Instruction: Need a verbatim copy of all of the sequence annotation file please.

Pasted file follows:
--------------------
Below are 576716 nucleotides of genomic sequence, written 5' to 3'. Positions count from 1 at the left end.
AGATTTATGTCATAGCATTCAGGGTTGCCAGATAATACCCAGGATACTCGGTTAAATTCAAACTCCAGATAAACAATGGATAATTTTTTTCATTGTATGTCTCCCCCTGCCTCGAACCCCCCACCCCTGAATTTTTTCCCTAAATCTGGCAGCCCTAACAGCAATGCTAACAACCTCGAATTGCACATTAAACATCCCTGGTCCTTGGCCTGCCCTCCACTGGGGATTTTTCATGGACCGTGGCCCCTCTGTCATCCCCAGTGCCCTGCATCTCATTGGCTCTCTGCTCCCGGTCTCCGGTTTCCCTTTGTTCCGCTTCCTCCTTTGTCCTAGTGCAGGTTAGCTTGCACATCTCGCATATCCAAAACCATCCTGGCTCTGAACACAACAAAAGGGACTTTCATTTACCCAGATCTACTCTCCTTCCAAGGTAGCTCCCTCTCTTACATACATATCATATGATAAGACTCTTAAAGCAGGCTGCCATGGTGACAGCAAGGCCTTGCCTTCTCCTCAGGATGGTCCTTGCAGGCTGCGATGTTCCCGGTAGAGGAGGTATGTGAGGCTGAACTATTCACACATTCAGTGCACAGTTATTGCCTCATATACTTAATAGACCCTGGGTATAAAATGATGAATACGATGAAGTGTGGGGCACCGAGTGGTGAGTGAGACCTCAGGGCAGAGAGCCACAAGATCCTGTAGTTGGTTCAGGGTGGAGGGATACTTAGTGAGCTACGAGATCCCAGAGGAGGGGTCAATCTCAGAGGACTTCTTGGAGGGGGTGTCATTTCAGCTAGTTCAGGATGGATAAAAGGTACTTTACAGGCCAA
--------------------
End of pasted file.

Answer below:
Below are 576716 nucleotides of genomic sequence, written 5' to 3'. Positions count from 1 at the left end.
AGATTTATGTCATAGCATTCAGGGTTGCCAGATAATACCCAGGATACTCGGTTAAATTCAAACTCCAGATAAACAATGGATAATTTTTTTCATTGTATGTCTCCCCCTGCCTCGAACCCCCCACCCCTGAATTTTTTCCCTAAATCTGGCAGCCCTAACAGCAATGCTAACAACCTCGAATTGCACATTAAACATCCCTGGTCCTTGGCCTGCCCTCCACTGGGGATTTTTCATGGACCGTGGCCCCTCTGTCATCCCCAGTGCCCTGCATCTCATTGGCTCTCTGCTCCCGGTCTCCGGTTTCCCTTTGTTCCGCTTCCTCCTTTGTCCTAGTGCAGGTTAGCTTGCACATCTCGCATATCCAAAACCATCCTGGCTCTGAACACAACAAAAGGGACTTTCATTTACCCAGATCTACTCTCCTTCCAAGGTAGCTCCCTCTCTTACATACATATCATATGATAAGACTCTTAAAGCAGGCTGCCATGGTGACAGCAAGGCCTTGCCTTCTCCTCAGGATGGTCCTTGCAGGCTGCGATGTTCCCGGTAGAGGAGGTATGTGAGGCTGAACTATTCACACATTCAGTGCACAGTTATTGCCTCATATACTTAATAGACCCTGGGTATAAAATGATGAATACGATGAAGTGTGGGGCACCGAGTGGTGAGTGAGACCTCAGGGCAGAGAGCCACAAGATCCTGTAGTTGGTTCAGGGTGGAGGGATACTTAGTGAGCTACGAGATCCCAGAGGAGGGGTCAATCTCAGAGGACTTCTTGGAGGGGGTGTCATTTCAGCTAGTTCAGGATGGATAAAAGGTACTTTACAGGCCAA